Check out this excerpt from DELIA SUITS UP by Amanda Aksel, available from Berkley August 3, 2021!
Just once, Delia Reese wants to be the one calling the shots—not the one waiting to be called. Despite her stellar resume, hiring managers at the big banks won’t give her a chance.
Following yet another failed interview, Delia commiserates with her roommates and drunkenly finds herself wishing she had the advantages that come with being a man. If society wasn’t locked into gender roles, she’d be climbing the corporate ladder in designer heels with no apologies. By morning, her mirror reflects a surprising makeover.
Now that the world sees her as a man, Delia’s determined to double down on society’s double standards. With a smart suit and powerfully pink necktie, she hits New York’s financial district with a big gamble in mind.
DELIA SUITS UP by Amanda Aksel
Berkley Trade Paperback Original | On sale August 3, 2021
Stay positive. That’s everyone’s advice, as if enduring optimism is some kind of elixir. Lately, positive doesn’t cut it.
The antique clock’s ticking pulse fills the room. It’s been thirty- two seconds since he’s said a word. I watch his reflection on the sleek mahogany desk scan my resume up and down. Up and down. What’s he looking for? Waldo? We’ve already established I’m well qualified for this position. I cross my fingers, keeping them hidden beneath my padfolio.
This guy’s view of the city stretches all the way to the East River. The window alone is half the square footage of the apartment I share with two roommates. He shifts again in his plush leather chair, grazing his bristly mustache with his fingertips. Twelve seconds later, he peers over the rim of his glasses and draws in a slow breath while I hold mine. Monty Fuhrmann is one of the top investment banking firms in the world. Landing a position here would mean being a part of larger- than- life deals with a paycheck to match. It’s more than a job. It’s a dream come true.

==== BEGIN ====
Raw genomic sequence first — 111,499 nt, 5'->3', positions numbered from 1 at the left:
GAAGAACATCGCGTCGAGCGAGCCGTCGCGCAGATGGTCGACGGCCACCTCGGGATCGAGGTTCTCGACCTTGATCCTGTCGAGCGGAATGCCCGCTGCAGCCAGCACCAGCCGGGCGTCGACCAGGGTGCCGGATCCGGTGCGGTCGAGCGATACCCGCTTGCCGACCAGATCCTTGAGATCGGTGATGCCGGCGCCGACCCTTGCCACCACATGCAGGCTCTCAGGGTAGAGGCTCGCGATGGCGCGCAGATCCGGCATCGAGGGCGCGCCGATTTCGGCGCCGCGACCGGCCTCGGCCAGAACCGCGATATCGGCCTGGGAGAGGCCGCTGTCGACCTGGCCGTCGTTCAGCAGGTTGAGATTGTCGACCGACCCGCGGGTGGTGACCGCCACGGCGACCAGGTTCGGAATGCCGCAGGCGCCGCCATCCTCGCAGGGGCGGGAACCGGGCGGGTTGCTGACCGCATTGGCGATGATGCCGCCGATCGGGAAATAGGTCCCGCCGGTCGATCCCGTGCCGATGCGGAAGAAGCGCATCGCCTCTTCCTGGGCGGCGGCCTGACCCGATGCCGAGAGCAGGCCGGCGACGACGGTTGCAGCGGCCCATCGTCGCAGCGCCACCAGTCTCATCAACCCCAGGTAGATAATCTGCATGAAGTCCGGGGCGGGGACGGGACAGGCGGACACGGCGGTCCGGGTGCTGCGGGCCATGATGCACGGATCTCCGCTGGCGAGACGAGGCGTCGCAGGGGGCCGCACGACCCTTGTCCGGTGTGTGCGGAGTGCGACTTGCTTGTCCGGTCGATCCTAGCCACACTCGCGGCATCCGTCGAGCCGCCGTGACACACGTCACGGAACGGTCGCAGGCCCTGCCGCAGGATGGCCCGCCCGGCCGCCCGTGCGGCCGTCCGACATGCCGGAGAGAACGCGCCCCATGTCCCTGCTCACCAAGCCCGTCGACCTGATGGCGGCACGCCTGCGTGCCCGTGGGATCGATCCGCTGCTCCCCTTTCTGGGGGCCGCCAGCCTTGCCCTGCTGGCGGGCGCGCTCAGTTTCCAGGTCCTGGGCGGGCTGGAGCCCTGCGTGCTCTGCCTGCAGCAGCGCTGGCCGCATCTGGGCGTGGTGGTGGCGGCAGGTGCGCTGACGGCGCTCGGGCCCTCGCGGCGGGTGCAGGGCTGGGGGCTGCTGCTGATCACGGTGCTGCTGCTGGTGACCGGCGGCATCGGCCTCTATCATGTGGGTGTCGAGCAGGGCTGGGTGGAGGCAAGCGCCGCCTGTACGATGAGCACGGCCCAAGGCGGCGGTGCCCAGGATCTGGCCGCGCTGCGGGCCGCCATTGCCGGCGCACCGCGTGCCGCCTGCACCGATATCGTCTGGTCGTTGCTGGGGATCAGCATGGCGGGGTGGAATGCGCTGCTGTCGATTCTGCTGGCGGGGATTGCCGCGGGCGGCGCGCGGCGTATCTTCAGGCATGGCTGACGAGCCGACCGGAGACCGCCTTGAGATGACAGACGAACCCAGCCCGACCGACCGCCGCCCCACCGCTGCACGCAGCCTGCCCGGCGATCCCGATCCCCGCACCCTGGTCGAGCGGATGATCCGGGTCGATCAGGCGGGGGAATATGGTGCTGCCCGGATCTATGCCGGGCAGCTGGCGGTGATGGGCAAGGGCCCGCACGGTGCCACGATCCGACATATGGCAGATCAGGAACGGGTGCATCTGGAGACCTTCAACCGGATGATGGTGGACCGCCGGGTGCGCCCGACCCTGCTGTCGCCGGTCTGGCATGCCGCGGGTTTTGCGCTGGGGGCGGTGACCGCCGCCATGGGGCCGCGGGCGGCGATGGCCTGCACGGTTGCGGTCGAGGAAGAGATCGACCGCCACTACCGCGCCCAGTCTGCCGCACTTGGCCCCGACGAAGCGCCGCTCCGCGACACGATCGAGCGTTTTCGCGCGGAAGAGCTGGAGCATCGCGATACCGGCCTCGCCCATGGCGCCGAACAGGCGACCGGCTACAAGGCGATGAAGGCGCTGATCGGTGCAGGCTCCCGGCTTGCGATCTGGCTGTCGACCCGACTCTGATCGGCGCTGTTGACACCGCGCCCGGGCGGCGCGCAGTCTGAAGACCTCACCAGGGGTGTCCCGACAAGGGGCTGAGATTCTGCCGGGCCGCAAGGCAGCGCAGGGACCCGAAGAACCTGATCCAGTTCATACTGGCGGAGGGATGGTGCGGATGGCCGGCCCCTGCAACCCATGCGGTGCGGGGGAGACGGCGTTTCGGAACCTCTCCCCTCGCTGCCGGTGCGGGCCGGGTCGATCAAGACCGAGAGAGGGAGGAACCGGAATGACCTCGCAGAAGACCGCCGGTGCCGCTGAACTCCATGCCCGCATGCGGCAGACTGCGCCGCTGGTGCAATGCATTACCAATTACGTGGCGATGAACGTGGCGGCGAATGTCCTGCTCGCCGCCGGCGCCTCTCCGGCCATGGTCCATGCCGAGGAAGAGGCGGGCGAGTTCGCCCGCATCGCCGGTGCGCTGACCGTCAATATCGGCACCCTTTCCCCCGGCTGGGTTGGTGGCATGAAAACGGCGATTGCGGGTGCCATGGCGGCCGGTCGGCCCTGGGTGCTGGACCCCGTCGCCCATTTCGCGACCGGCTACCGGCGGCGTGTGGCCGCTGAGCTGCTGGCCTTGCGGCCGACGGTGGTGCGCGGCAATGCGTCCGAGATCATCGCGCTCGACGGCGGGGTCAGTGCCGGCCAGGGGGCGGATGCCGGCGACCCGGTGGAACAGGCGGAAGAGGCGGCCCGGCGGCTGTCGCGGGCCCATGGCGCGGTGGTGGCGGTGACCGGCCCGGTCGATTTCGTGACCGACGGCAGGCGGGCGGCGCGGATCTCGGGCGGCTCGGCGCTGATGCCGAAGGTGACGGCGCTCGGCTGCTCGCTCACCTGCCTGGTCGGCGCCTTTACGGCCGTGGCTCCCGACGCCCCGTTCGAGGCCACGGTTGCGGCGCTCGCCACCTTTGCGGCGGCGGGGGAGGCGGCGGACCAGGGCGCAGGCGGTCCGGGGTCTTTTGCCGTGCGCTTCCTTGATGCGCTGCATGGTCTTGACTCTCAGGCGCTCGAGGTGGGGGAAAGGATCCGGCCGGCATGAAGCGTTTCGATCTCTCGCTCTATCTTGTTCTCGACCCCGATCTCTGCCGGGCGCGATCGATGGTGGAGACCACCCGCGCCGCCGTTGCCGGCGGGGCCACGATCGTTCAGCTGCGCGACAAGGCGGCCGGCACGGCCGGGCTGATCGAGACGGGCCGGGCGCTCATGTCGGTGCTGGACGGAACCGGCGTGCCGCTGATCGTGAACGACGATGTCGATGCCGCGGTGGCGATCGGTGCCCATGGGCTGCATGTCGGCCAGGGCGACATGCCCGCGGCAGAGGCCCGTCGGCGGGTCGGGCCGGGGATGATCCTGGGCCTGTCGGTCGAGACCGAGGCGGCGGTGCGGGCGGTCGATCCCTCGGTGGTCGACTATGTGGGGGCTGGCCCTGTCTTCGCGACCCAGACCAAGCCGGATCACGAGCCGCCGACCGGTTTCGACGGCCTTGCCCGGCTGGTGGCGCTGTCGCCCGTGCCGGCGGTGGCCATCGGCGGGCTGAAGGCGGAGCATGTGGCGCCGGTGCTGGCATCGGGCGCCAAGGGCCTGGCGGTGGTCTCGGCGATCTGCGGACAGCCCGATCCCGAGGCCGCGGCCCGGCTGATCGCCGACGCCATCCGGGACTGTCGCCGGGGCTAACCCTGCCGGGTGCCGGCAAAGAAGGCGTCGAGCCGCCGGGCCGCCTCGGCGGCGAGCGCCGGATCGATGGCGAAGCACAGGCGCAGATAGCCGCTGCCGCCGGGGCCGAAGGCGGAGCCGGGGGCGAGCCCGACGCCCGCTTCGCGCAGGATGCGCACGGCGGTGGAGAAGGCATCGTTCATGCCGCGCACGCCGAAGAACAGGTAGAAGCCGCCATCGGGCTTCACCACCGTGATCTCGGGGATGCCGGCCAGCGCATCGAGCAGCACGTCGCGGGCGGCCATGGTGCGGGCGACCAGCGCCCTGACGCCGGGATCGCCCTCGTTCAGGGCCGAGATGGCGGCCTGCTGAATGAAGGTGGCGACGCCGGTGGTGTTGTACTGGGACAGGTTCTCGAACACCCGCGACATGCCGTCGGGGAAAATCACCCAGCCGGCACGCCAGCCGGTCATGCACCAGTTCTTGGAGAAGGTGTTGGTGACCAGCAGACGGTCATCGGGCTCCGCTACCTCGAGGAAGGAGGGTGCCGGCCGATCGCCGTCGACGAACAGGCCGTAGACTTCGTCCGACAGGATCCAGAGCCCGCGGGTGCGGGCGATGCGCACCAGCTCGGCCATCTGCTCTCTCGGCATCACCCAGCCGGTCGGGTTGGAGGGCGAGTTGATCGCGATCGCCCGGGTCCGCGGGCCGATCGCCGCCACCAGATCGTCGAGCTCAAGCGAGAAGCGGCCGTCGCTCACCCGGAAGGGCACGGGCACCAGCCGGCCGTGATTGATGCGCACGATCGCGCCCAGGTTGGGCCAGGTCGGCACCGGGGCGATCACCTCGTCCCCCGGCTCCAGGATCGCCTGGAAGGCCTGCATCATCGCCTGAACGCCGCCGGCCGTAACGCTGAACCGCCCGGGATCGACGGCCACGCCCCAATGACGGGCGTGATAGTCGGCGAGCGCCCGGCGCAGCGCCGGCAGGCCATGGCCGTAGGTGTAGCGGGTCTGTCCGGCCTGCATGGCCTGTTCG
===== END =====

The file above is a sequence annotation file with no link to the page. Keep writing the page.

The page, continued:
Okay, Delia. Stay positive.
“Mrs. Reese,” he says, sliding the stiff paper forward.
“It’s Miss, or you can call me Delia. It’s very important that you know I’m a Miss. I’m not married. No children. I don’t even have a boyfriend. Who needs the distraction? Am I right?” I say as if handing him a good- ole- boys brandy.
I clear my throat, resenting the fact that as a woman in this industry it’s better for me to admit that I have no life. And no prospect of having one either. He’s probably wanted to ask me ever since my resume came across his desk. But legally . . . he can’t.
He says nothing.
Maybe if I tell him that I’ve spent the last three nights in bed with a pint of Häagen- Dazs, he’ll hire me on the spot.
“What I mean to say is that work is my life, and I will make this job and this firm my life if you hire me.” My fist falls softly on my padfolio. I wish I had the balls to bang it on his shiny desk.
He raises his brow. “Right . . .”
Of course that’s all I get.
It’s typical in this industry for men to dismiss women. To them, we’re temporary fixtures around the office, bound to meet and marry Prince Charming, experience the miracle of childbirth after a miserable nine months of sobriety, then ultimately crumble under the pressure of balancing mommyhood with an intense career. We’re gone as quickly as we arrived; off to spend our mornings watching cartoons with small people, cleaning messy faces, and running bake sales with the other career abandoners. But that’s not me. I have as much potential as the applicants wearing neckties. And I’m dedicated. The most dedicated, in fact, and yet, I have to sit here beaming pleasantly and plead my case.